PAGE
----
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Ex-General Pushing For NATO Troops In Ukraine Has Weapons Industry Ties

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Ret. US Gen. Philip Breedlove wants to escalate the military conflict with Russia but media outlets don’t disclose he works for defense firms.

Weapons companies and military contractors stand to book new orders and enjoy heightened demand for new weapons systems, as the United States and NATO countries scale up spending in response to Russia’s invasion of Ukraine.

Coincidentally or not, one of the most high-profile advocates for dramatically escalating NATO’s involvement in the war — literally calling for putting troops and arms inside Ukraine — quietly moonlights as a consultant for weapons firms and defense contractors, interests that presumably stand to benefit from a direct conflict between NATO and Russia.

More importantly, that conflict of interest hasn’t been disclosed in any of his media appearances or interviews.

On Sunday, retired U.S. general and former top NATO commander Gen. Philip Breedlove told The Times of London:

So what could the West do? Well, right now there are no Russian troops west of the Dnieper River. So why don’t we put Nato troops into western Ukraine to carry out humanitarian missions and to set up a forward arms supply base?

The escalation of NATO boots on the ground inside Ukraine would make NATO a direct participant in the war, dramatically increase the likelihood of Russian attacks on NATO personnel and facilities, and raise the risk of a nuclear conflict.

Breedlove, whom The Times notes is “advising the Biden administration on Ukraine,” also works as a consultant for the weapons industry, a fact which The Times did not disclose.

According to Breedlove’s LinkedIn profile, he works as a “Senior Advisor to Culpeper National Security Solutions,” a firm that the Washington Post’s David Ignatius wrote about in 2019 in the wake of Jamal Khashoggi’s murder in the Saudi consulate in Istanbul. Ignatius wrote:

A U.S. plan to train and modernize the Saudi intelligence service is also on hold, pending State Department approval of a license. This project was developed by Culpeper National Security Solutions, a unit of DynCorp, with help from some prominent former CIA officials. No work on the project has been done.

DynCorp was a scandal-plagued military contractor with an expertise in military flight operations support, whose primary client was the U.S. government until its acquisition last year by Amentum, a company that boasts of its “deep relationships with customers in the U.S. Department of Defense and Department of Energy.”

Breedlove is also promoted as an “advisor” at Stellar Solutions, a consultancy that markets itself to clients needing expertise in “coalition operations” and “expert solutions for Department of Defense customers related to space and missile systems of national protection and security.”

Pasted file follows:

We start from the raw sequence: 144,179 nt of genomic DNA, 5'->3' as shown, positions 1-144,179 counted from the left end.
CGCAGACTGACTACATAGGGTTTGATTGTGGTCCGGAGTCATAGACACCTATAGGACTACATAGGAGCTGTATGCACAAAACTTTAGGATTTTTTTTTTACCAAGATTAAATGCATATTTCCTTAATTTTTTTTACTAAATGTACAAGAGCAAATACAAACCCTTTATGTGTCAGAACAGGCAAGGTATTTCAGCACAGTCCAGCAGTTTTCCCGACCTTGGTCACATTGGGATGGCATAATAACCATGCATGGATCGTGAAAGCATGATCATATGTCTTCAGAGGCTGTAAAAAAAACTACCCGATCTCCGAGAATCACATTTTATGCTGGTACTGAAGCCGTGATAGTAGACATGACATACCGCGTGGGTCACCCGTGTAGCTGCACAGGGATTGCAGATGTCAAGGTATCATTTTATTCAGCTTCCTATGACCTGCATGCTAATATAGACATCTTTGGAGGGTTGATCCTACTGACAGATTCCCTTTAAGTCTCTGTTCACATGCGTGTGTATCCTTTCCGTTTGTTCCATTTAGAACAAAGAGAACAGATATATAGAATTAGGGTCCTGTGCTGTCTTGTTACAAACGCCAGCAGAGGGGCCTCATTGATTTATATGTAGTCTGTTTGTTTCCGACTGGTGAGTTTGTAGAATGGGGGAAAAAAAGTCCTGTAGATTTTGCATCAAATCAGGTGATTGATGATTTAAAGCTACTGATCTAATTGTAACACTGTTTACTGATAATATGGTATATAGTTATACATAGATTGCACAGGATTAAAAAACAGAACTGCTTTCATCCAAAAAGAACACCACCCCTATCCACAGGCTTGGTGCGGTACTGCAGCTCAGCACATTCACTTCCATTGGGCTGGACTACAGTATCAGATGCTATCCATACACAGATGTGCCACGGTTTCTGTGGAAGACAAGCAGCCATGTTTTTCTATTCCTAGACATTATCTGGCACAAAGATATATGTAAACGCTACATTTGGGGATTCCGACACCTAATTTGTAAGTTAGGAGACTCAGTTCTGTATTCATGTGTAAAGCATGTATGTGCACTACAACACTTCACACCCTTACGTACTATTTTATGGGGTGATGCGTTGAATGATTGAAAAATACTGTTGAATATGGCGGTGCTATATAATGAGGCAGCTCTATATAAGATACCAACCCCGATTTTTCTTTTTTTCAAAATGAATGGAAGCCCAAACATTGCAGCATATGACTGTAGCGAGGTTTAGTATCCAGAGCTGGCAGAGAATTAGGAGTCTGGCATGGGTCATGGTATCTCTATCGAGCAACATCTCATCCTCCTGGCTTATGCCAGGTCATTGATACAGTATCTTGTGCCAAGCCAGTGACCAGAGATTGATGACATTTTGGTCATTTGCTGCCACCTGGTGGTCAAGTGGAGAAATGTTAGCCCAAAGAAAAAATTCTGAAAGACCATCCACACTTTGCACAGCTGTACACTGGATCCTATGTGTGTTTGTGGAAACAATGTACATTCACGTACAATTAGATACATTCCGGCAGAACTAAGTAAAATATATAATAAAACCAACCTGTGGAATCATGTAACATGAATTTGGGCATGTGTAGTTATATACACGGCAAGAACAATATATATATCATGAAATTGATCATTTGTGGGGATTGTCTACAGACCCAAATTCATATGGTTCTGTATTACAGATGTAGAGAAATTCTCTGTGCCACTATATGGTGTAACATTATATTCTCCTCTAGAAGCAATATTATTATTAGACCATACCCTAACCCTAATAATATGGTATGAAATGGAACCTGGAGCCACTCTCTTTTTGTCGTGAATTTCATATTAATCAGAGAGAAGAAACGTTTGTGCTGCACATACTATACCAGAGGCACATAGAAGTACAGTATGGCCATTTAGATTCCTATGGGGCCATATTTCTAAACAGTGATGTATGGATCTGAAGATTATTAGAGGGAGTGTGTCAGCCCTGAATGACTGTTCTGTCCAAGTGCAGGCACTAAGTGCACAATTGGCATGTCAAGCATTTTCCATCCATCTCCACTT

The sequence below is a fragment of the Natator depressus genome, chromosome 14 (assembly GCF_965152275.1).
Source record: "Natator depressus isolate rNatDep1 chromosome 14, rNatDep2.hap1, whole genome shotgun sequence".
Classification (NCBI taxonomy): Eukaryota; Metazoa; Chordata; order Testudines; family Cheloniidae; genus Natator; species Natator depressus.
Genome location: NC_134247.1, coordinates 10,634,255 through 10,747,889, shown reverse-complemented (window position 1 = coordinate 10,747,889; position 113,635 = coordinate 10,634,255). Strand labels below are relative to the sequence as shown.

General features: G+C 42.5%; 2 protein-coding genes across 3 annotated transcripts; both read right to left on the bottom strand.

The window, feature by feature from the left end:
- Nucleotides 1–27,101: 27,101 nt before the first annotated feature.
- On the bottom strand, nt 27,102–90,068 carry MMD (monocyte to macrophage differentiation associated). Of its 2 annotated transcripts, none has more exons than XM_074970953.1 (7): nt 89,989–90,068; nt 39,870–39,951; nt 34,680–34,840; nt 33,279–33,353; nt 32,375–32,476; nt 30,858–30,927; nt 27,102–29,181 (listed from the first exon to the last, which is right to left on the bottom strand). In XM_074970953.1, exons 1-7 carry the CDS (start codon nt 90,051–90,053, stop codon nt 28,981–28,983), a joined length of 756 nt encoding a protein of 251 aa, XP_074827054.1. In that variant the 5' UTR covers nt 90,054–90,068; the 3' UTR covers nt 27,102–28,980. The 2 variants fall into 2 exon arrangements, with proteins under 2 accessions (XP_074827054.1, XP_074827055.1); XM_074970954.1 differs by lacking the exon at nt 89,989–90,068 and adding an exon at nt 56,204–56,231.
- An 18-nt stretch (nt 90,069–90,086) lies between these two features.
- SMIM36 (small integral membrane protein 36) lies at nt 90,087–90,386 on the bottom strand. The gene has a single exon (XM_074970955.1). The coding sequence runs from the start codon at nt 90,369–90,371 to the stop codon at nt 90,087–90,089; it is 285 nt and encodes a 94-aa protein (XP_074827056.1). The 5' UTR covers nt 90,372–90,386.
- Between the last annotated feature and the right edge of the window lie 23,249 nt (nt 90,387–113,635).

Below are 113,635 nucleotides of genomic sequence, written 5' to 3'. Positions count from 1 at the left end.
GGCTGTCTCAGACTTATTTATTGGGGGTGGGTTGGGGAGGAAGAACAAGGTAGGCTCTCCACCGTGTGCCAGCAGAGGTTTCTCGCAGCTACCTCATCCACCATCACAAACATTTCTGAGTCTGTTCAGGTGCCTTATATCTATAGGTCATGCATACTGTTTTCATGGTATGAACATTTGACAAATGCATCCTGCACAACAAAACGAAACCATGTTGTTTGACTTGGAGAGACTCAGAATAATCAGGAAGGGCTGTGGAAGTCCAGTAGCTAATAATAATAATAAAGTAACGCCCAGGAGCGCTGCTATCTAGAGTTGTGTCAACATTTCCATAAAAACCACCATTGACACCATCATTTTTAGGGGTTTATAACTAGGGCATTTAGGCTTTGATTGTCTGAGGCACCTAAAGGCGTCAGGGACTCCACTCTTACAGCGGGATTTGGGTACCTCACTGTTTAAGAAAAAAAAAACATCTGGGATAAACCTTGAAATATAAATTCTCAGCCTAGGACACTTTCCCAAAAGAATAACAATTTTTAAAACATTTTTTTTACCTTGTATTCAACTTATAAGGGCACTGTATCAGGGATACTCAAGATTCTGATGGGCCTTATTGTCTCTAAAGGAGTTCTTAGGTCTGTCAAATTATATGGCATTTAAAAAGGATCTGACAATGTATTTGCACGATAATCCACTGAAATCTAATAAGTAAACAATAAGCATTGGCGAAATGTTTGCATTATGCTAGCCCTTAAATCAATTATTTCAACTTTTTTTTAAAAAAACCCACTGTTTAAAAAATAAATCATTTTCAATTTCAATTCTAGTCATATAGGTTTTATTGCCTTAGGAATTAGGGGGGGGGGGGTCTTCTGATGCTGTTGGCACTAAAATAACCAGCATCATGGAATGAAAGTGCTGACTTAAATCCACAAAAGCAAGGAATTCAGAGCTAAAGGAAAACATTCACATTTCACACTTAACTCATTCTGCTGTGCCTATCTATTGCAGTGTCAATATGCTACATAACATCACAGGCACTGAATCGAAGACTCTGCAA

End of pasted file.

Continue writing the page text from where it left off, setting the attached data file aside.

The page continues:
In other words, since retiring from the Air Force, Breedlove associated himself with firms that either directly profit from military contracts, like DynCorp, or market themselves as effective consultants for defense contractors seeking to manage their relationships with the U.S. government.

Breedlove may genuinely believe that a direct military confrontation with Russia, and the heightened risk of nuclear war, is necessary, but his downplaying the risks of boots on the ground dovetails nicely with his consulting work for industry interests  that stand to benefit from increased U.S and European defense spending.

Speaking on Thursday at The Wesley Foundation at Georgia Tech, a campus ministry of the United Methodist Church, Breedlove batted away concerns about a direct military conflict between NATO and Russian forces, telling the audience:

“So Mr. Obama took 500 Russians off the battlefield in northern Syria. He faced the same Putin and the same nukes. Robert [sic] F. Kennedy faced nukes in Cuba aimed at our country and he did it. There are a series of presidents in history who have taken on Russia and their nukes and it went OK so my thought is do not take counsel of your fears and take all options off the table. We need to examine all options.”

Those events are quite different from a potential showdown between NATO and Russian forces in Ukraine.

Both U.S. and Russian forces in Syria deliberately avoided direct engagement, and the Cuban Missile Crisis is widely seen as a sobering historical event that brought the United States and the Soviet Union to the precipice of nuclear war, an event that both sides have actively tried to avoid repeating. Indeed, one immediate consequence of the crisis was the installation of a “hotline” between Moscow and Washington precisely to facilitate communication at the highest levels in crisis situations.

But for Breedlove, these events “went OK” and, as a slide behind him read, “The ‘West must respond’ and the United States must lead!”

That course of action might be bad news for avoiding a NATO military engagement with Russia, a country with the world’s largest nuclear arsenal. But it’s good news for the weapons and defense contractors who hire consultants like Breedlove.

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